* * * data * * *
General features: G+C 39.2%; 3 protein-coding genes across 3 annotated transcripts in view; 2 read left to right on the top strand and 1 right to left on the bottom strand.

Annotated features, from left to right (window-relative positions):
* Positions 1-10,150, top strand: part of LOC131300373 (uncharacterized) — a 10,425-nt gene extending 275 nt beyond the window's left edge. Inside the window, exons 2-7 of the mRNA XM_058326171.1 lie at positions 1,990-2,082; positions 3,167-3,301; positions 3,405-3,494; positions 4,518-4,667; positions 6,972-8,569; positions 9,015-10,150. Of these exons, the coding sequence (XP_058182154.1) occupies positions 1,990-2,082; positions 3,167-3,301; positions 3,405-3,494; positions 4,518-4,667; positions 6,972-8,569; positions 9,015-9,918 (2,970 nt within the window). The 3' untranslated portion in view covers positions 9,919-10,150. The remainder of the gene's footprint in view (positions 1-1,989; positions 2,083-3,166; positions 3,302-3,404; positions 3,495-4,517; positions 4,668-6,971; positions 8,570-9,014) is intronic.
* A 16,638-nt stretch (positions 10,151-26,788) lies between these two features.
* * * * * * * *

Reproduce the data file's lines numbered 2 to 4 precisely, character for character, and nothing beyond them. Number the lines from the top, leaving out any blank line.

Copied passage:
Annotated features, from left to right (window-relative positions):
* Positions 1-10,150, top strand: part of LOC131300373 (uncharacterized) — a 10,425-nt gene extending 275 nt beyond the window's left edge. Inside the window, exons 2-7 of the mRNA XM_058326171.1 lie at positions 1,990-2,082; positions 3,167-3,301; positions 3,405-3,494; positions 4,518-4,667; positions 6,972-8,569; positions 9,015-10,150. Of these exons, the coding sequence (XP_058182154.1) occupies positions 1,990-2,082; positions 3,167-3,301; positions 3,405-3,494; positions 4,518-4,667; positions 6,972-8,569; positions 9,015-9,918 (2,970 nt within the window). The 3' untranslated portion in view covers positions 9,919-10,150. The remainder of the gene's footprint in view (positions 1-1,989; positions 2,083-3,166; positions 3,302-3,404; positions 3,495-4,517; positions 4,668-6,971; positions 8,570-9,014) is intronic.
* A 16,638-nt stretch (positions 10,151-26,788) lies between these two features.